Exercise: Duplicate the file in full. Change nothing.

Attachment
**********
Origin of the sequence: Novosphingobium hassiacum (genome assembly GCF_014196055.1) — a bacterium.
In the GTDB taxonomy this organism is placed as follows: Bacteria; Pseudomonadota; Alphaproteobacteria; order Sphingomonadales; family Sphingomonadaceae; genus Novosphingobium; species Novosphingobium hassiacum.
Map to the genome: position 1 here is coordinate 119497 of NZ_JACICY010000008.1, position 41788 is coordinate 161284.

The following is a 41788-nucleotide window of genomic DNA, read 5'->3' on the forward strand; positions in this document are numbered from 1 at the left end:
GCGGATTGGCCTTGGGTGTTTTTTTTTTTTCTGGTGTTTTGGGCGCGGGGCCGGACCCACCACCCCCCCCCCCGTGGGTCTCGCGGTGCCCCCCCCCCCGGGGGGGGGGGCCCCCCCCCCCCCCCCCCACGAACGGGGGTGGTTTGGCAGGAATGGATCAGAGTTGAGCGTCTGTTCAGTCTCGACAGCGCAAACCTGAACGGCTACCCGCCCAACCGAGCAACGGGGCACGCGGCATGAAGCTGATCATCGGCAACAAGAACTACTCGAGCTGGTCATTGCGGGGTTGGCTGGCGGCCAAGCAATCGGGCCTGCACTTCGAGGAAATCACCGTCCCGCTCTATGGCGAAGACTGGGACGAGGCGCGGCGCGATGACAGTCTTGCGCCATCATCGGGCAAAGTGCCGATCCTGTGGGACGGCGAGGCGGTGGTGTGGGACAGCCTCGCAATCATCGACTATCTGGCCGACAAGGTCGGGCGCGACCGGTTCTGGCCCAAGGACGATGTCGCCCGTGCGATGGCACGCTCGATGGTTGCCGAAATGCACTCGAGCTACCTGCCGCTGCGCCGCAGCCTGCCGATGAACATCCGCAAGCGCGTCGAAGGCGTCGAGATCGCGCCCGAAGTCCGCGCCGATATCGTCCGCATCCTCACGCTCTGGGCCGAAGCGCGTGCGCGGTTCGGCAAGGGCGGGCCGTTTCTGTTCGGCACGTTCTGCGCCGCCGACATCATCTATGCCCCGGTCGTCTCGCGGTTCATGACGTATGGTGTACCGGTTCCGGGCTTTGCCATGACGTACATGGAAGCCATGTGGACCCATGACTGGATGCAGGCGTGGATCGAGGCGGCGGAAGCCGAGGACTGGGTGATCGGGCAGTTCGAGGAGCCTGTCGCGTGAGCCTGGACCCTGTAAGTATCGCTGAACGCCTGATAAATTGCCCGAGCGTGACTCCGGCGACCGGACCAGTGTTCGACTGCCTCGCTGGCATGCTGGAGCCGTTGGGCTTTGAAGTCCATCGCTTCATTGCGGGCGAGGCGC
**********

Origin of the sequence: Novosphingobium hassiacum (genome assembly GCF_014196055.1) — a bacterium.
In the GTDB taxonomy this organism is placed as follows: Bacteria; Pseudomonadota; Alphaproteobacteria; order Sphingomonadales; family Sphingomonadaceae; genus Novosphingobium; species Novosphingobium hassiacum.
Map to the genome: position 1 here is coordinate 119497 of NZ_JACICY010000008.1, position 41788 is coordinate 161284.

The following is a 41788-nucleotide window of genomic DNA, read 5'->3' on the forward strand; positions in this document are numbered from 1 at the left end:
GCGGATTGGCCTTGGGTGTTTTTTTTTTTTCTGGTGTTTTGGGCGCGGGGCCGGACCCACCACCCCCCCCCCCGTGGGTCTCGCGGTGCCCCCCCCCCCGGGGGGGGGGGCCCCCCCCCCCCCCCCCCACGAACGGGGGTGGTTTGGCAGGAATGGATCAGAGTTGAGCGTCTGTTCAGTCTCGACAGCGCAAACCTGAACGGCTACCCGCCCAACCGAGCAACGGGGCACGCGGCATGAAGCTGATCATCGGCAACAAGAACTACTCGAGCTGGTCATTGCGGGGTTGGCTGGCGGCCAAGCAATCGGGCCTGCACTTCGAGGAAATCACCGTCCCGCTCTATGGCGAAGACTGGGACGAGGCGCGGCGCGATGACAGTCTTGCGCCATCATCGGGCAAAGTGCCGATCCTGTGGGACGGCGAGGCGGTGGTGTGGGACAGCCTCGCAATCATCGACTATCTGGCCGACAAGGTCGGGCGCGACCGGTTCTGGCCCAAGGACGATGTCGCCCGTGCGATGGCACGCTCGATGGTTGCCGAAATGCACTCGAGCTACCTGCCGCTGCGCCGCAGCCTGCCGATGAACATCCGCAAGCGCGTCGAAGGCGTCGAGATCGCGCCCGAAGTCCGCGCCGATATCGTCCGCATCCTCACGCTCTGGGCCGAAGCGCGTGCGCGGTTCGGCAAGGGCGGGCCGTTTCTGTTCGGCACGTTCTGCGCCGCCGACATCATCTATGCCCCGGTCGTCTCGCGGTTCATGACGTATGGTGTACCGGTTCCGGGCTTTGCCATGACGTACATGGAAGCCATGTGGACCCATGACTGGATGCAGGCGTGGATCGAGGCGGCGGAAGCCGAGGACTGGGTGATCGGGCAGTTCGAGGAGCCTGTCGCGTGAGCCTGGACCCTGTAAGTATCGCTGAACGCCTGATAAATTGCCCGAGCGTGACTCCGGCGACCGGACCAGTGTTCGACTGCCTCGCTGGCATGCTGGAGCCGTTGGGCTTTGAAGTCCATCGCTTCATTGCGGGCGAGGCGC